The Nebraska Legislature wrapped up its work for the year this week. Lawmakers approved a budget that loosened the purse strings that were tightened in recent years, and took several major initiatives. But this session may be as notable for some things the senators did not do, as for what they did.
In his speech marking the end of the session, Governor Dave Heineman highlighted some major points of agreement between him and most senators. “We agreed on the most important funding issues, including a tuition freeze for the University of Nebraska and our state colleges, increased funding for K-12 education, special education and early childhood education, funding for a new central Nebraska veterans home and rebuilding the cash reserve,” Heineman said.
The budget approved by the Legislature spends $7.8 billion over the next two years, an average increase of just more than 5 percent per year, compared to 3 percent in the previous budget and one that shrank one percent before that. In the same speech, the governor pointed to one of the main points of disagreement: expanding Medicaid.
Expansion would benefit people with incomes below 138 percent of the federal poverty line: a couple with no kids, and income below $22,000, for example. An estimated 54,000 Nebraskans would have benefitted, with the federal government paying all the cost for three years, declining to 90 percent by 2020.
The governor argued even the state’s 10 percent share would cost hundreds of millions of dollars. And while most of the 49 senators appeared to support expansion, a sufficient minority opposed it in a filibuster that would have taken a two-thirds majority to overcome.
In his speech, Heineman applauded that resistance. “I want to personally thank the many senators who questioned the affordability and sustainability of expanding Medicaid, thereby protecting middle class families from a tax increase or reductions in the funding for their children’s education,” he said.
Supporters of expanding Medicaid held a kind of pep rally the day before Heineman’s speech. They argued the cost to the state budget would be far outweighed by what they estimated would be $423 million a year in federal money pumped into the state’s economy.
Lincoln Sen. Kathy Campbell argued the issue was not about numbers and money. “This is about the poorest of the poor. This is about working Nebraskans. This is about the man who waits too long for care, and faces cancer which is then far advanced,” she said. “These people and countless other Nebraskans deserve and will get our best work in the months ahead. And that’s what all the senators here pledge.”
Medicaid expansion is just one major issue senators will study between now and January. Another is how to prioritize and pay for water conservation projects which could cost $1 billion over the next 20 years. A third is a tax study. That is all that remains from another thing the Legislature decided not to do this year, which was to pass the governor’s proposal to abolish state income taxes.
Heineman proposed to make up for the loss of revenue by doing away with sales tax exemptions on everything from farmers’ seeds to manufacturing parts. The Revenue Committee killed the bill following strong opposition from ag and business groups.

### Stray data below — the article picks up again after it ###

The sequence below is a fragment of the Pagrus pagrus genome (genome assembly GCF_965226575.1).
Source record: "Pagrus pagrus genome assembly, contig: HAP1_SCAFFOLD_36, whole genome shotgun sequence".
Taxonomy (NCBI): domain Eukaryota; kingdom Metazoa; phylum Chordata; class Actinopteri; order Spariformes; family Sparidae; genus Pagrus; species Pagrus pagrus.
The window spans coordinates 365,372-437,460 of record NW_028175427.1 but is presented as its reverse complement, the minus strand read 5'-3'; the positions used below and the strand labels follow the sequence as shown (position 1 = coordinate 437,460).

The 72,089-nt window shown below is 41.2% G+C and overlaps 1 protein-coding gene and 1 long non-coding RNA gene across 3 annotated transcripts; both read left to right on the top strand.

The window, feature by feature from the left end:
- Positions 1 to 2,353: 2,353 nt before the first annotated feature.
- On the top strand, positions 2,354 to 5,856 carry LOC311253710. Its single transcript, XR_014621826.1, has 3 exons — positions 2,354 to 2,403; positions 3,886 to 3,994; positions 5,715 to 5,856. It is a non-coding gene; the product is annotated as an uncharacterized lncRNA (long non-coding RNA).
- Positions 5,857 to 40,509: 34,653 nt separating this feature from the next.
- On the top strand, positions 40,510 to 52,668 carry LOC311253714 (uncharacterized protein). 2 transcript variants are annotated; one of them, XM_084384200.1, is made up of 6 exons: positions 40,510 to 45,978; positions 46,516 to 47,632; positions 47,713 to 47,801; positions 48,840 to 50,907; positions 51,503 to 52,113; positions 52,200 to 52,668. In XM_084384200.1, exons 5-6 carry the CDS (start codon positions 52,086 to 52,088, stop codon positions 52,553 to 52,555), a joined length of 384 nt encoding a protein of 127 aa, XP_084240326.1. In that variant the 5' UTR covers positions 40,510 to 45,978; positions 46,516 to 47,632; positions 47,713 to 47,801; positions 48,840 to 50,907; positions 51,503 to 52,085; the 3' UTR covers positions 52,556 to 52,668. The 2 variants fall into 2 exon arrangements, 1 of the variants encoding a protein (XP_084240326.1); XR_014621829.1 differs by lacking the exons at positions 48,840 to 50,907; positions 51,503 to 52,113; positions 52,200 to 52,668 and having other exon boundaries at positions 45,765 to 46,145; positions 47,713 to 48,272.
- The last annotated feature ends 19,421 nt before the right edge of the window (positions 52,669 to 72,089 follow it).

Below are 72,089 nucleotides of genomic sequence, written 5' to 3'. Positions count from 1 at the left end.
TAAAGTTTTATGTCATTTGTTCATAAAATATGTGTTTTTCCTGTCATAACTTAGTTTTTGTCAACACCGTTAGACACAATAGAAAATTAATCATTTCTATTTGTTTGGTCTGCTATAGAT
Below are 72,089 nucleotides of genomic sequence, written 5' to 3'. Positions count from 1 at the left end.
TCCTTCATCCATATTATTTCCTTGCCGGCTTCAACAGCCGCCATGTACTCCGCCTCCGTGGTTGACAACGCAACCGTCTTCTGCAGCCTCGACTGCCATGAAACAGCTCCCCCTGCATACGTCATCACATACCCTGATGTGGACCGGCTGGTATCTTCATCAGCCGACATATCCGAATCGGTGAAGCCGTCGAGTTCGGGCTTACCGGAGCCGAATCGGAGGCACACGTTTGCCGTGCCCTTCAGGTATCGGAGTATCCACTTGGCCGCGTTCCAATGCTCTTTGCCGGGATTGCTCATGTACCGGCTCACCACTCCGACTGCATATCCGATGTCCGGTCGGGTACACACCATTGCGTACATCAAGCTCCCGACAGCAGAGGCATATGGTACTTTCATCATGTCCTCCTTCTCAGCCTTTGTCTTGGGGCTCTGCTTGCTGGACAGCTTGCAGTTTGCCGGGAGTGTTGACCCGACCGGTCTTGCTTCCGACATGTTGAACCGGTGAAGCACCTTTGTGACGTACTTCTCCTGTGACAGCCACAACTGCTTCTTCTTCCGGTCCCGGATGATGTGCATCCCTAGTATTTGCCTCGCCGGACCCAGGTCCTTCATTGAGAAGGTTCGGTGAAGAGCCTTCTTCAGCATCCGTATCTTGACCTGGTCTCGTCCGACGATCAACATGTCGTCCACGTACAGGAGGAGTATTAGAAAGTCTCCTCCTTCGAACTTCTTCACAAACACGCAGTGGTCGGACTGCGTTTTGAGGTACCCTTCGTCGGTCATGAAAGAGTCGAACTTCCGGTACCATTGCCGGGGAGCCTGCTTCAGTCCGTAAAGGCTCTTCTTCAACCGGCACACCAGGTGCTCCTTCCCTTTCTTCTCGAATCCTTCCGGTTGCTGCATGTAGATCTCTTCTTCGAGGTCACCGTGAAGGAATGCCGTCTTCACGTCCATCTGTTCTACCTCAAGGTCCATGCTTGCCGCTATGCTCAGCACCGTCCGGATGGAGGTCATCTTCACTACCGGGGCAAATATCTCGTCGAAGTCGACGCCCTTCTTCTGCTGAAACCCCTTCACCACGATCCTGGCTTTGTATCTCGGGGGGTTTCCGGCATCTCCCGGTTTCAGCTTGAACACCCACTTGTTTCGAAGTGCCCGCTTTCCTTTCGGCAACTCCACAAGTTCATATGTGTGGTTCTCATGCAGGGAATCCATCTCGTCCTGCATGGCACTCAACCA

Committee Chairman Sen. Galen Hadley of Kearney, who will head the tax study, promised a comprehensive look. “We’re going to look and see how property taxes, sales taxes and income taxes work together. Does that mean every single person in Nebraska’s going to have their tax burden lowered? No. But it’s possible that certain areas might have the tax burden lowered,” Hadley said. For example, “if we feel that property taxes have become too high, maybe we lower property taxes. But to make up revenue, we have to look to where we can get that,” he said.
Hadley suggested one area to look at would be taxes on services, like home repairs. There will undoubtedly be other ideas, and considerable disagreement, as the study progresses.
The Legislature also approved major changes in policies affecting young people. It reformed juvenile justice to emphasize treatment, rather than incarceration, and increased funding of services for young people and their families. Responding to a U.S. Supreme Court decision, it got rid of mandatory life sentences for those who commit murder before they turn 18, creating the possibility of parole after 20 years. And it offered medical and housing assistance to young people age 19 and 20 who “age out” of the foster care system.
For younger children, lawmakers increased early childhood education funding, raised income limits for subsidized child care, and moved toward a quality ranking system for child care providers.
One other thing the Legislature did not do is abolish the death penalty. With the return of Omaha Sen. Ernie Chambers the effort acquired new momentum. But on this issue, as with Medicaid, a filibuster by a determined minority prevented a straight up or down vote.
Some observers objected the Legislature was becoming gridlocked and dysfunctional like Congress. But Gretna Sen. John Murante, who supported abolishing the death penalty but not expanding Medicaid, said the filibuster is an appropriate tool. “I don’t see anything wrong with it. We have a one house legislature, and it should be more difficult to pass highly controversial bills,” he said.
Sen. Ken Haar of Malcolm said one other big thing the Legislature accomplished was approving tax incentives to lure big wind power projects to the state. And he added school funding to taxes and water projects as major areas to be studied.
But in words that might extend to other subjects as well, Haar cautioned against expecting magical solutions. “I don’t see in any of these three areas where it’s going to be a new car with a brand new paint job. It’ll be a fixer-upper,” Haar said.
The Legislature is schedule to reconvene, and start kicking the tires of more proposals, in January.